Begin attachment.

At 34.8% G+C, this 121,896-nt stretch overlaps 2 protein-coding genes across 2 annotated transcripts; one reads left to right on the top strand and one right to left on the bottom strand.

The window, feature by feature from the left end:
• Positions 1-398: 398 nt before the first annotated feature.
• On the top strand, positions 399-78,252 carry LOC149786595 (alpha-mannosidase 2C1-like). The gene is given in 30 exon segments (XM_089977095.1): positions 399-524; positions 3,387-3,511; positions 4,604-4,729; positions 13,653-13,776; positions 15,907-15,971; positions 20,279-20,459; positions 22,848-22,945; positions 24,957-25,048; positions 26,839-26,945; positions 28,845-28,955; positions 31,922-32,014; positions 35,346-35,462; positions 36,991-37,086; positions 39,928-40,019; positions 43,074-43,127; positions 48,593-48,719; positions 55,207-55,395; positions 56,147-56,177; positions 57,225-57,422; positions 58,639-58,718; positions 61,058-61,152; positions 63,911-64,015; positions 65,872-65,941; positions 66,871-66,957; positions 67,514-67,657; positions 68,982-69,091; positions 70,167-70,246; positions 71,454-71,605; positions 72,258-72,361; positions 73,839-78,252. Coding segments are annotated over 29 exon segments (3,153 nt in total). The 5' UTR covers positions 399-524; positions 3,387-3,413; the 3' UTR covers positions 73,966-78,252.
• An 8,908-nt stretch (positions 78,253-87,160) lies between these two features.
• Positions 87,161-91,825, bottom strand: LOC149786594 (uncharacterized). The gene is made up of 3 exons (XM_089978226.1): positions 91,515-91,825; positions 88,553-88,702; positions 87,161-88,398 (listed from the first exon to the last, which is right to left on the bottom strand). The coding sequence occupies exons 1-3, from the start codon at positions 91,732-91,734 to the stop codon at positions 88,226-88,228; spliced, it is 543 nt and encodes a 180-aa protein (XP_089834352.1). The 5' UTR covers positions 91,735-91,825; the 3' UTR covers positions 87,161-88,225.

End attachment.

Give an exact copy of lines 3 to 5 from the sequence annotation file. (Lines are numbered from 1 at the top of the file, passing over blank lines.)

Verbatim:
• Positions 1-398: 398 nt before the first annotated feature.
• On the top strand, positions 399-78,252 carry LOC149786595 (alpha-mannosidase 2C1-like). The gene is given in 30 exon segments (XM_089977095.1): positions 399-524; positions 3,387-3,511; positions 4,604-4,729; positions 13,653-13,776; positions 15,907-15,971; positions 20,279-20,459; positions 22,848-22,945; positions 24,957-25,048; positions 26,839-26,945; positions 28,845-28,955; positions 31,922-32,014; positions 35,346-35,462; positions 36,991-37,086; positions 39,928-40,019; positions 43,074-43,127; positions 48,593-48,719; positions 55,207-55,395; positions 56,147-56,177; positions 57,225-57,422; positions 58,639-58,718; positions 61,058-61,152; positions 63,911-64,015; positions 65,872-65,941; positions 66,871-66,957; positions 67,514-67,657; positions 68,982-69,091; positions 70,167-70,246; positions 71,454-71,605; positions 72,258-72,361; positions 73,839-78,252. Coding segments are annotated over 29 exon segments (3,153 nt in total). The 5' UTR covers positions 399-524; positions 3,387-3,413; the 3' UTR covers positions 73,966-78,252.
• An 8,908-nt stretch (positions 78,253-87,160) lies between these two features.